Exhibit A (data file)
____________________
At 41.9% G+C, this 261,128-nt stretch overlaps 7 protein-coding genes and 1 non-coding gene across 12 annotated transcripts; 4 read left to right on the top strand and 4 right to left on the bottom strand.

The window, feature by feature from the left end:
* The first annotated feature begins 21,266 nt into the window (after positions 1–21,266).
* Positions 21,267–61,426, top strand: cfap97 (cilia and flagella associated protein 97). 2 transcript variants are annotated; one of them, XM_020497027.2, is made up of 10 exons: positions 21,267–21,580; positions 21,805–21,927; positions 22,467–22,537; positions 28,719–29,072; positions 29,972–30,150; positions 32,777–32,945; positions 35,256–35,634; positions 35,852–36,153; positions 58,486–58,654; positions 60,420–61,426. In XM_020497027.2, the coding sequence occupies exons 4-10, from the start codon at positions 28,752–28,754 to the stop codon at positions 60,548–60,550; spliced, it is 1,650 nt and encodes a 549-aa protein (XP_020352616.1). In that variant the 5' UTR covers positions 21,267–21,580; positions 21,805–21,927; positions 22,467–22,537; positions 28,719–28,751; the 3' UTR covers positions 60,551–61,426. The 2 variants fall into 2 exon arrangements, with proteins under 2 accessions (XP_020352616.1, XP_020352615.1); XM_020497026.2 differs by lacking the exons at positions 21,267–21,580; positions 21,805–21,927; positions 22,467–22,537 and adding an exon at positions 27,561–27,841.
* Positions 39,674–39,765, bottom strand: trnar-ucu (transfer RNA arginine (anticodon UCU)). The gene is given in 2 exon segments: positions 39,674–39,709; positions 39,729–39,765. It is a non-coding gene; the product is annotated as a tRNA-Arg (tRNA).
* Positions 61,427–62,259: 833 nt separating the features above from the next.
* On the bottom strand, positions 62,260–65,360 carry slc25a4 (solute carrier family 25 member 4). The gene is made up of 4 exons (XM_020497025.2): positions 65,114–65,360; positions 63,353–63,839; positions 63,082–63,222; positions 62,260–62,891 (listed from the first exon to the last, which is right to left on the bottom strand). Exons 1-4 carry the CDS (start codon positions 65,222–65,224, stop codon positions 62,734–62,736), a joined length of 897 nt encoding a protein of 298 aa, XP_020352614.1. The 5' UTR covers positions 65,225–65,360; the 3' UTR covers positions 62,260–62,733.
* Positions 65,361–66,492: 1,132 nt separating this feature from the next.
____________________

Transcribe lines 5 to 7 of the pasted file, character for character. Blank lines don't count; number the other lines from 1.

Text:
* Positions 39,674–39,765, bottom strand: trnar-ucu (transfer RNA arginine (anticodon UCU)). The gene is given in 2 exon segments: positions 39,674–39,709; positions 39,729–39,765. It is a non-coding gene; the product is annotated as a tRNA-Arg (tRNA).
* Positions 61,427–62,259: 833 nt separating the features above from the next.
* On the bottom strand, positions 62,260–65,360 carry slc25a4 (solute carrier family 25 member 4). The gene is made up of 4 exons (XM_020497025.2): positions 65,114–65,360; positions 63,353–63,839; positions 63,082–63,222; positions 62,260–62,891 (listed from the first exon to the last, which is right to left on the bottom strand). Exons 1-4 carry the CDS (start codon positions 65,222–65,224, stop codon positions 62,734–62,736), a joined length of 897 nt encoding a protein of 298 aa, XP_020352614.1. The 5' UTR covers positions 65,225–65,360; the 3' UTR covers positions 62,260–62,733.